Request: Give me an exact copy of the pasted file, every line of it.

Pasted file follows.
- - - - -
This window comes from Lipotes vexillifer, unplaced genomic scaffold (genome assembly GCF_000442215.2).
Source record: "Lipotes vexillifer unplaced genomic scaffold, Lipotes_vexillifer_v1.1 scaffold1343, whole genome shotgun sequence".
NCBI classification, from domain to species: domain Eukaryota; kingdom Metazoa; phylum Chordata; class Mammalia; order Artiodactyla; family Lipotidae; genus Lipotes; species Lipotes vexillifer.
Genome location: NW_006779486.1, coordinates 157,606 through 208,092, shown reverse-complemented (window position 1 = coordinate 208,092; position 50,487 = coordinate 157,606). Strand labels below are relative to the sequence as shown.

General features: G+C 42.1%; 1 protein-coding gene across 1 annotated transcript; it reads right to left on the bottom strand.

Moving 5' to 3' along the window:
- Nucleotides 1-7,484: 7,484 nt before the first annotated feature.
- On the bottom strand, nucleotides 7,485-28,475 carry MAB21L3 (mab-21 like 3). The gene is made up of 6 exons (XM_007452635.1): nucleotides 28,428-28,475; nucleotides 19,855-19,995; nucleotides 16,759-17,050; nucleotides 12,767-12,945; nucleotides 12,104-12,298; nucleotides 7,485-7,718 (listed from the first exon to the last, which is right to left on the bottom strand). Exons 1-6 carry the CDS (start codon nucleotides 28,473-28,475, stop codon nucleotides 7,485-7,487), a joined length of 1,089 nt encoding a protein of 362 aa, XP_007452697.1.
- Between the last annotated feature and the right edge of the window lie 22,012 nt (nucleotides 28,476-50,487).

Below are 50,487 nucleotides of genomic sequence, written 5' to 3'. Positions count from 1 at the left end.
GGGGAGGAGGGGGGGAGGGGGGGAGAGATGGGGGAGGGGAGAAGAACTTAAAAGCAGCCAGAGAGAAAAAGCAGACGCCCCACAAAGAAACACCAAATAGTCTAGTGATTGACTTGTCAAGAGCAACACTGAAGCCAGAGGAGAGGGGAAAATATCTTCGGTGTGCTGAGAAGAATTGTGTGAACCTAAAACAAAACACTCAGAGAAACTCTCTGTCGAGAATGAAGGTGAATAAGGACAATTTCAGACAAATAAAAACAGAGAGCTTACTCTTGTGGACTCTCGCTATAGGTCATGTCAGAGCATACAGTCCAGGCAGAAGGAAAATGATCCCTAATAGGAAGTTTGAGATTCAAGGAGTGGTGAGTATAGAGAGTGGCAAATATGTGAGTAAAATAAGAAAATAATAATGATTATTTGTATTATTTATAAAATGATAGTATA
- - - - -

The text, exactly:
This window comes from Lipotes vexillifer, unplaced genomic scaffold (genome assembly GCF_000442215.2).
Source record: "Lipotes vexillifer unplaced genomic scaffold, Lipotes_vexillifer_v1.1 scaffold1343, whole genome shotgun sequence".
NCBI classification, from domain to species: domain Eukaryota; kingdom Metazoa; phylum Chordata; class Mammalia; order Artiodactyla; family Lipotidae; genus Lipotes; species Lipotes vexillifer.
Genome location: NW_006779486.1, coordinates 157,606 through 208,092, shown reverse-complemented (window position 1 = coordinate 208,092; position 50,487 = coordinate 157,606). Strand labels below are relative to the sequence as shown.

General features: G+C 42.1%; 1 protein-coding gene across 1 annotated transcript; it reads right to left on the bottom strand.

Moving 5' to 3' along the window:
- Nucleotides 1-7,484: 7,484 nt before the first annotated feature.
- On the bottom strand, nucleotides 7,485-28,475 carry MAB21L3 (mab-21 like 3). The gene is made up of 6 exons (XM_007452635.1): nucleotides 28,428-28,475; nucleotides 19,855-19,995; nucleotides 16,759-17,050; nucleotides 12,767-12,945; nucleotides 12,104-12,298; nucleotides 7,485-7,718 (listed from the first exon to the last, which is right to left on the bottom strand). Exons 1-6 carry the CDS (start codon nucleotides 28,473-28,475, stop codon nucleotides 7,485-7,487), a joined length of 1,089 nt encoding a protein of 362 aa, XP_007452697.1.
- Between the last annotated feature and the right edge of the window lie 22,012 nt (nucleotides 28,476-50,487).

Below are 50,487 nucleotides of genomic sequence, written 5' to 3'. Positions count from 1 at the left end.
GGGGAGGAGGGGGGGAGGGGGGGAGAGATGGGGGAGGGGAGAAGAACTTAAAAGCAGCCAGAGAGAAAAAGCAGACGCCCCACAAAGAAACACCAAATAGTCTAGTGATTGACTTGTCAAGAGCAACACTGAAGCCAGAGGAGAGGGGAAAATATCTTCGGTGTGCTGAGAAGAATTGTGTGAACCTAAAACAAAACACTCAGAGAAACTCTCTGTCGAGAATGAAGGTGAATAAGGACAATTTCAGACAAATAAAAACAGAGAGCTTACTCTTGTGGACTCTCGCTATAGGTCATGTCAGAGCATACAGTCCAGGCAGAAGGAAAATGATCCCTAATAGGAAGTTTGAGATTCAAGGAGTGGTGAGTATAGAGAGTGGCAAATATGTGAGTAAAATAAGAAAATAATAATGATTATTTGTATTATTTATAAAATGATAGTATA